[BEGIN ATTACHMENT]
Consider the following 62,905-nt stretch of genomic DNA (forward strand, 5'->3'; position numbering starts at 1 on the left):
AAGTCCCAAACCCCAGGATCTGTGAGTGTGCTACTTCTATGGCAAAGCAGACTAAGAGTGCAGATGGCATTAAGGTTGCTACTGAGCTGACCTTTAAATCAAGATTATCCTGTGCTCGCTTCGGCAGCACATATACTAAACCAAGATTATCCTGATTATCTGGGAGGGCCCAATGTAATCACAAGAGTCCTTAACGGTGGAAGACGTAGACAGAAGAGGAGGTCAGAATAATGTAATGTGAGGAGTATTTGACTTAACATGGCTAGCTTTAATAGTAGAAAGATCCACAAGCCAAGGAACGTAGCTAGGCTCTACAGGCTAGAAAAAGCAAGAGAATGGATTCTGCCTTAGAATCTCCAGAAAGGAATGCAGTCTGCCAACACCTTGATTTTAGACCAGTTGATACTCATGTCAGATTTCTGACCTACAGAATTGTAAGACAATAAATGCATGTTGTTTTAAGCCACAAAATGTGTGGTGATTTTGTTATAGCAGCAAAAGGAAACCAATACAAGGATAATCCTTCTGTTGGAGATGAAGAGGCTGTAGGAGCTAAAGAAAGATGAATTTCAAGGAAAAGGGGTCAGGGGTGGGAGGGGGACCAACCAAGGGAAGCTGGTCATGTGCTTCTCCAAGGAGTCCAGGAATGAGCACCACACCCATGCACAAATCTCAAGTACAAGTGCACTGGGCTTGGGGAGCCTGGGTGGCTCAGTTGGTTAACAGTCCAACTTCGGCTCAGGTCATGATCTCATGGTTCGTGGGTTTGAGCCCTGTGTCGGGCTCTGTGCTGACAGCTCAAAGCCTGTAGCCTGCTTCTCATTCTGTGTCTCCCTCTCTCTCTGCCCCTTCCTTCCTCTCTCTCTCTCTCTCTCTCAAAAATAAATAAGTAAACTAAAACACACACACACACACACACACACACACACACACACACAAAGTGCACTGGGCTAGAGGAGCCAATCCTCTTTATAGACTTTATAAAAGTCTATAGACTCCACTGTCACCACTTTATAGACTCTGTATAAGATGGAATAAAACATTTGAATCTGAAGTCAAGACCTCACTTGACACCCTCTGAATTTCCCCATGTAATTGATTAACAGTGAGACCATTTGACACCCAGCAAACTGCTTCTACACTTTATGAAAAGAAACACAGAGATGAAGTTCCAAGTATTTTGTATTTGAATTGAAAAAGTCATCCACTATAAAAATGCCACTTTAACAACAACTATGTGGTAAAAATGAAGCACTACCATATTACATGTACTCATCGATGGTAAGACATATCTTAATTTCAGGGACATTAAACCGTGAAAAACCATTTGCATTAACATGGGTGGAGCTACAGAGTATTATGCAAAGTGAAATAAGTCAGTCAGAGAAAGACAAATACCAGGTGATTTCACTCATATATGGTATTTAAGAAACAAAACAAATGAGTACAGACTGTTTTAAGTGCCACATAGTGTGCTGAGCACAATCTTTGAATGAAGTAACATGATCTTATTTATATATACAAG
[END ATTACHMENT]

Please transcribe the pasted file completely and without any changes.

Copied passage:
Consider the following 62,905-nt stretch of genomic DNA (forward strand, 5'->3'; position numbering starts at 1 on the left):
AAGTCCCAAACCCCAGGATCTGTGAGTGTGCTACTTCTATGGCAAAGCAGACTAAGAGTGCAGATGGCATTAAGGTTGCTACTGAGCTGACCTTTAAATCAAGATTATCCTGTGCTCGCTTCGGCAGCACATATACTAAACCAAGATTATCCTGATTATCTGGGAGGGCCCAATGTAATCACAAGAGTCCTTAACGGTGGAAGACGTAGACAGAAGAGGAGGTCAGAATAATGTAATGTGAGGAGTATTTGACTTAACATGGCTAGCTTTAATAGTAGAAAGATCCACAAGCCAAGGAACGTAGCTAGGCTCTACAGGCTAGAAAAAGCAAGAGAATGGATTCTGCCTTAGAATCTCCAGAAAGGAATGCAGTCTGCCAACACCTTGATTTTAGACCAGTTGATACTCATGTCAGATTTCTGACCTACAGAATTGTAAGACAATAAATGCATGTTGTTTTAAGCCACAAAATGTGTGGTGATTTTGTTATAGCAGCAAAAGGAAACCAATACAAGGATAATCCTTCTGTTGGAGATGAAGAGGCTGTAGGAGCTAAAGAAAGATGAATTTCAAGGAAAAGGGGTCAGGGGTGGGAGGGGGACCAACCAAGGGAAGCTGGTCATGTGCTTCTCCAAGGAGTCCAGGAATGAGCACCACACCCATGCACAAATCTCAAGTACAAGTGCACTGGGCTTGGGGAGCCTGGGTGGCTCAGTTGGTTAACAGTCCAACTTCGGCTCAGGTCATGATCTCATGGTTCGTGGGTTTGAGCCCTGTGTCGGGCTCTGTGCTGACAGCTCAAAGCCTGTAGCCTGCTTCTCATTCTGTGTCTCCCTCTCTCTCTGCCCCTTCCTTCCTCTCTCTCTCTCTCTCTCTCAAAAATAAATAAGTAAACTAAAACACACACACACACACACACACACACACACACACACACAAAGTGCACTGGGCTAGAGGAGCCAATCCTCTTTATAGACTTTATAAAAGTCTATAGACTCCACTGTCACCACTTTATAGACTCTGTATAAGATGGAATAAAACATTTGAATCTGAAGTCAAGACCTCACTTGACACCCTCTGAATTTCCCCATGTAATTGATTAACAGTGAGACCATTTGACACCCAGCAAACTGCTTCTACACTTTATGAAAAGAAACACAGAGATGAAGTTCCAAGTATTTTGTATTTGAATTGAAAAAGTCATCCACTATAAAAATGCCACTTTAACAACAACTATGTGGTAAAAATGAAGCACTACCATATTACATGTACTCATCGATGGTAAGACATATCTTAATTTCAGGGACATTAAACCGTGAAAAACCATTTGCATTAACATGGGTGGAGCTACAGAGTATTATGCAAAGTGAAATAAGTCAGTCAGAGAAAGACAAATACCAGGTGATTTCACTCATATATGGTATTTAAGAAACAAAACAAATGAGTACAGACTGTTTTAAGTGCCACATAGTGTGCTGAGCACAATCTTTGAATGAAGTAACATGATCTTATTTATATATACAAG